|Publication number||US4454192 A|
|Application number||US 06/358,421|
|Publication date||Jun 12, 1984|
|Filing date||Mar 15, 1982|
|Priority date||Nov 16, 1981|
|Also published as||DE3213246A1|
|Publication number||06358421, 358421, US 4454192 A, US 4454192A, US-A-4454192, US4454192 A, US4454192A|
|Original Assignee||Sugawara Industrial Co.|
|Export Citation||BiBTeX, EndNote, RefMan|
|Patent Citations (5), Referenced by (30), Classifications (24), Legal Events (5)|
|External Links: USPTO, USPTO Assignment, Espacenet|
1. Field of the Invention
The present invention relates to a pressure sensitive adhesive tape or sheet and more specifically, to a pressure sensitive adhesive tape or sheet containing a plurality of artificial filament yarns buried in the tape and arranged in parallel to the longitudinal direction of the tape and, having a high tensile strength in the longitudinal direction of the tape.
2. Description of the Prior Art
Conventional strong pressure sensitive tapes with buried-in artificial filament yarns are known, for example, in accordance with the description in the Japanese official bulletin "Published unexamined patent application, Showa 29-2989." This adhesive tape is produced by providing, in advance, an adhesive single-coated tape which has the pressure sensitive adhesive layer on one side of the supporting sheet consisting of resin, paper, etc. A plurality of glass filament yarn fibers are disposed on the adhesive layer parallel to the longitudinal direction of said sheet, with another adhesive layer being applied thereto. In this structure, said filament yarns are thoroughly buried in said pressure sensitive adhesive layer, but they have no contact with the supporting sheet. Such an adhesive tape has the defects that lifting or puckering occurs when unwinding the rolled adhesive tape because the filament yarns are buried in the adhesive layer provided on the supporting sheet and thus, when the rolled adhesive tape is peeled at the end, only the supporting sheet peels off. In addition, the tape itself has the defect that, depending on the types of the applied adhesives, it is liable to age and change its properties in the course of time and, as a result, the filament yarns arranged in parallel along the longitudinal direction of the tape, at the point of manufacture, tend to snake while they are stored on the shelf, and thus the commercial value of the tape is extraordinarily lowered. Accordingly the conventional adhesive tape has serious defects in its manufacturing processes and also in its structure.
Accordingly an object of the present invention is to provide a pressure sensitive adhesive tape, in which filament yarns are arranged in parallel to the longitudinal direction on the supporting sheet, which eliminates lifting and puckering when the rolled tape is unwound and avoids peeling-off of only the supporting sheet at the end of the tape.
Another object of the present invention is to provide a pressure sensitive adhesive tape in which filament yarns arranged in parallel to the longitudinal direction of the supporting sheet at the point of manufacture cause no snaking due to aging and changing its properties in the course of time while it is being stored on shelf.
A further object of the present invention is to provide a pressure sensitive adhesive tape which can be produced by a simple manufacturing process.
The pressure sensitive adhesive tape of the present invention consists of a supporting sheet made of a thermoplastic resin, a plurality of artificial filament yarns buried in one side of said sheet and in parallel to the longitudinal direction of the sheet to the extent that at least half of the sections of the filament yarns are embedded in and adhere to one side of the supporting sheet and an adhesive layer being aplied to the side of the supporting sheet containing the artificial filament yarns.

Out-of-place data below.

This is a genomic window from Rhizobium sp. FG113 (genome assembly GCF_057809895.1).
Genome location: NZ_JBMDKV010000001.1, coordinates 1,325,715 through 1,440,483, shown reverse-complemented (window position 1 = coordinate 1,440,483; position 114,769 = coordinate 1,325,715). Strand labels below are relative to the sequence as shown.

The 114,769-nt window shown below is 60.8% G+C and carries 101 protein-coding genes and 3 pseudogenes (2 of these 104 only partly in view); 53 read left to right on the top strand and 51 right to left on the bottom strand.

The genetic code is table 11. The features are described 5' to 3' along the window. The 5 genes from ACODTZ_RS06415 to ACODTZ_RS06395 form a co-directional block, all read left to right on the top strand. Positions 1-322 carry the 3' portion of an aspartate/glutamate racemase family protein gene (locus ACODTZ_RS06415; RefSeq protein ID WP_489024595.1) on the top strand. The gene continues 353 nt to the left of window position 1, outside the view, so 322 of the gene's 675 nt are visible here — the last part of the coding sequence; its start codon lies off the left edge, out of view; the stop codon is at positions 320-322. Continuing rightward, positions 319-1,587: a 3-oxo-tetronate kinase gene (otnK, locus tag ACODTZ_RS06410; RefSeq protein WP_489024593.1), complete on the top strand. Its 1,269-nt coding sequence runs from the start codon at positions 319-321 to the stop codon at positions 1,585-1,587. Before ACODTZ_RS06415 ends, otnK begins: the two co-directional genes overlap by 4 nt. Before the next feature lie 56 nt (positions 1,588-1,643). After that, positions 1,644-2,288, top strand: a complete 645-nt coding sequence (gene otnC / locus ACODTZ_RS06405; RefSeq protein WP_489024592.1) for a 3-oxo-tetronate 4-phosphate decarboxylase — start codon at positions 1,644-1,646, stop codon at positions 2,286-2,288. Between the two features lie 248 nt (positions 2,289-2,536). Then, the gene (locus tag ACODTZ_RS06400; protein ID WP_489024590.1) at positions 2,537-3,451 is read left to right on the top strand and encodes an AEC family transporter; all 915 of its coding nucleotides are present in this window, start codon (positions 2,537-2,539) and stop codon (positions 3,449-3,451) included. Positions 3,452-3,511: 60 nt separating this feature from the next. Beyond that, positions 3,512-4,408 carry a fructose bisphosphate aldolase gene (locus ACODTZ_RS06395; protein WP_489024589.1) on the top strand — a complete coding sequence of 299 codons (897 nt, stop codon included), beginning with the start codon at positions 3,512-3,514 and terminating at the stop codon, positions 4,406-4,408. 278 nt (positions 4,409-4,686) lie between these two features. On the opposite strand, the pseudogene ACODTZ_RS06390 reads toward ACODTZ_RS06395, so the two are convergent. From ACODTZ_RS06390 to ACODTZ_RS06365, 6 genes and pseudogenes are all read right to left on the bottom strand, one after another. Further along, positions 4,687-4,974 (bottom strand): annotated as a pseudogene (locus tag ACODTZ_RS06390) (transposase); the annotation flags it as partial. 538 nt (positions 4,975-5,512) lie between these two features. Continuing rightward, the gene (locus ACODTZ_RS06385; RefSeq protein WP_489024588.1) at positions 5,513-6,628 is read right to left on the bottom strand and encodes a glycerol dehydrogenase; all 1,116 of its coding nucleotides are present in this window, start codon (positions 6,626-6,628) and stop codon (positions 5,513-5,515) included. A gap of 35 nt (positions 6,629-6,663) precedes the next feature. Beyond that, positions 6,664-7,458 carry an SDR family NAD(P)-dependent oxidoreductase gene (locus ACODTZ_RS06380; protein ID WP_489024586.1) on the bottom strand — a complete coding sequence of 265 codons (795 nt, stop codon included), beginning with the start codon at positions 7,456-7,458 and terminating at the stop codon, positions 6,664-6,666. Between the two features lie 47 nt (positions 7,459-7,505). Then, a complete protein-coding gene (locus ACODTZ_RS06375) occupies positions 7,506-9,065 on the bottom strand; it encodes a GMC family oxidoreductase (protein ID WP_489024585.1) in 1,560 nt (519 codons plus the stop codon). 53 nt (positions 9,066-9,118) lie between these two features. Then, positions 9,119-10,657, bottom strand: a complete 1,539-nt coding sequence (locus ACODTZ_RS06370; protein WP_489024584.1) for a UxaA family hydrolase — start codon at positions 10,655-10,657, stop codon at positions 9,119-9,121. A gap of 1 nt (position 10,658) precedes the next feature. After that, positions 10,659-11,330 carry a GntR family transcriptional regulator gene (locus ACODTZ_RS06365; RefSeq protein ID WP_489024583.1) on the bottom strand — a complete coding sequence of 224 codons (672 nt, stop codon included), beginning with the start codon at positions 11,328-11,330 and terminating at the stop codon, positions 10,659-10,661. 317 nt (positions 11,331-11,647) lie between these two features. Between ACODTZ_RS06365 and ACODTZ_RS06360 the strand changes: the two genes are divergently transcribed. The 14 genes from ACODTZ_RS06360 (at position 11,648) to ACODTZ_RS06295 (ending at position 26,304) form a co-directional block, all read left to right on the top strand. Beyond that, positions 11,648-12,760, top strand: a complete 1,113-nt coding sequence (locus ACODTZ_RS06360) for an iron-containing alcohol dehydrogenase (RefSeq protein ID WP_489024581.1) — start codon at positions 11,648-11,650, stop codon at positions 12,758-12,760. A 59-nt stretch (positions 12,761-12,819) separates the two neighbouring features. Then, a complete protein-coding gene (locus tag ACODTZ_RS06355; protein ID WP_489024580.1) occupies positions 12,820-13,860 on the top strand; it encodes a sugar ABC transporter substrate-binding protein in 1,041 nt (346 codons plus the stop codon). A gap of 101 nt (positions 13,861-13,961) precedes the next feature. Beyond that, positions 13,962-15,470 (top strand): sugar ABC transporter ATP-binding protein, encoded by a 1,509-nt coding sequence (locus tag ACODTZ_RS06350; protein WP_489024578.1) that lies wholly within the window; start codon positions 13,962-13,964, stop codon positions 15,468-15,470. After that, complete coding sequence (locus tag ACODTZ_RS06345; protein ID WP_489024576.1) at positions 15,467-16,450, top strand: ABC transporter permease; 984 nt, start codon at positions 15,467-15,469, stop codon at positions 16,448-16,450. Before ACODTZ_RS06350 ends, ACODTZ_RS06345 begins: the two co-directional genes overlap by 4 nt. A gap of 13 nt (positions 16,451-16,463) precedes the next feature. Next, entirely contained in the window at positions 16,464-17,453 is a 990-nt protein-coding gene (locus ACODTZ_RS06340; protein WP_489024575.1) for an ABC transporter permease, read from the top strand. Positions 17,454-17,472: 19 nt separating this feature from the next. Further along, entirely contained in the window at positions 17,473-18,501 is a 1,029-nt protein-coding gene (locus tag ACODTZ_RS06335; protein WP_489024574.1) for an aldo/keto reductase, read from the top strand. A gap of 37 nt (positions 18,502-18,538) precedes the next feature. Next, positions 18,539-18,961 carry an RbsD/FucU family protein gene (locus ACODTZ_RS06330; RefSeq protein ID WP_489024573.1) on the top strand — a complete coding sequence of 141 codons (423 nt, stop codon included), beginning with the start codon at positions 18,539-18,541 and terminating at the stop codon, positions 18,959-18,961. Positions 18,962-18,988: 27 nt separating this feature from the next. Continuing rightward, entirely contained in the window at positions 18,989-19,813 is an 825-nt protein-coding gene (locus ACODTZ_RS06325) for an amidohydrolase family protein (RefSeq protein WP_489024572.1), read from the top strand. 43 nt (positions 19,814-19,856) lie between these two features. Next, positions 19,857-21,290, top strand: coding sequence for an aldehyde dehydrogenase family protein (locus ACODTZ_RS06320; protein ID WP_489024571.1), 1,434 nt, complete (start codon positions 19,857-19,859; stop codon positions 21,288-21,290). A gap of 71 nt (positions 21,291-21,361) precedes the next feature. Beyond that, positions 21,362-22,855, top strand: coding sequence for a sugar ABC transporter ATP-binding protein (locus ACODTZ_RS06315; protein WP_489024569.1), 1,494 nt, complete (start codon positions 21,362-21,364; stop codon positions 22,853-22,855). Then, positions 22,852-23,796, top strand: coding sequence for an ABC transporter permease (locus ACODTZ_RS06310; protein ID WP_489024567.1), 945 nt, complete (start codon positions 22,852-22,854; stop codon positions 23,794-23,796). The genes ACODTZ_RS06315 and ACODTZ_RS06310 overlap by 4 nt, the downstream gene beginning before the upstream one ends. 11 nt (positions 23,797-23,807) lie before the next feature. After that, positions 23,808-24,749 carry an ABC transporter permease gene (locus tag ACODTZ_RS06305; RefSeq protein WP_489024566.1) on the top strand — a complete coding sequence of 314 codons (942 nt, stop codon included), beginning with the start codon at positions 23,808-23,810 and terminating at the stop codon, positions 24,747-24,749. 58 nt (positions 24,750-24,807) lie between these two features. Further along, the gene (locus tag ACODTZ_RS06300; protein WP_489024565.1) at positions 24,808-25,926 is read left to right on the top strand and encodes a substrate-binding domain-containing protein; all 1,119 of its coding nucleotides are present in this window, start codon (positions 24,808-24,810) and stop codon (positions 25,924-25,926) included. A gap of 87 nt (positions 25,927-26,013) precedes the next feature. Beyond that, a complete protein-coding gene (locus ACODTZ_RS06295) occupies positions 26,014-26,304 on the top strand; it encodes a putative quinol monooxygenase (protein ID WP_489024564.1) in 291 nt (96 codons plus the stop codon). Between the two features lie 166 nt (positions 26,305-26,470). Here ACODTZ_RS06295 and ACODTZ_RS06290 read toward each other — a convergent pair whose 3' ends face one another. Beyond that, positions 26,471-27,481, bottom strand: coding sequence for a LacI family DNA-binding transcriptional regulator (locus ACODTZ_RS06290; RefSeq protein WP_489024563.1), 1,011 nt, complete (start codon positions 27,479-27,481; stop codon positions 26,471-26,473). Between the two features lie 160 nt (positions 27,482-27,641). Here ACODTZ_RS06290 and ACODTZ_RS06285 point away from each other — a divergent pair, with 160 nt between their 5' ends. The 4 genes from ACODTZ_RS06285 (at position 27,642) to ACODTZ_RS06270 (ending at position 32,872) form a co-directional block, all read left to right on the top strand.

The present invention will become more fully understood from the detailed description given hereinbelow and the accompanying drawings which are given by way of illustration only, and thus are not limitative of the present invention, and wherein:
FIG. 1 is an enlarged sectional view taken across the width of the adhesive tape of the present invention;
FIG. 2 is an enlarged sectional view taken across the width of conventional adhesive tapes of the same type; and
FIG. 3 describes the manufacturing process of one embodiment of the adhesive tape according to the present invention.
According to the present invention a molten thermoplastic resin sheet was applied to one side of a plurality of artificial filament yarns arranged in parallel to the longitudinal direction of the sheet until at least half of the cross-section of said filament yarns is buried in said resin sheet. Thereafter, an adhesive layer is applied to the other side of said filament yarns. By such a procedure, the manufacturing process can be simplified and no lifting, puckering, peeling-off or snaking takes place since the plurality of filament yarns are not completely buried in the adhesive layer.
According to the above-mentioned concept, many experiments were carried out. For example, molten polyethylene-vinyl acetate copolymers mixed with wax were coated as a sheet on one side of a plurality of filament yarns arranged in parallel to the longitudinal direction of the resin sheet by using an ordinary roll coater method. Alternatively, a plurality of filament yarns arranged in parallel to the longitudinal direction of the resin sheet to be produced were placed into a gap between a cooling roll and a pressure roll of an ordinary polyethylene laminator and the molten resin sheet was supplied continuously into said gap while said laminator was in operation and a thermoplastic resin sheet, in which one-half of the cross-section of said filament yarns were buried, was provided. Thereafter, an adhesive layer was applied to the filament containing side of said thermoplastic resinous sheet and thus, the pressure sensitive adhesive tape of the present invention was obtained.
It has been confirmed from the results of the tests of these tapes that no lifting or puckering of the resin sheet takes place when unwinding the rolled tape, and no peeling-off of only the resin sheet was seen. Also no snaking of the filament yarns were observed over a long period of time, because at least a part of the filament yarns were buried in the resin sheet and thus strongly adhered to the resin sheet. On the basis of the above-described experiments, the present invention has been completed.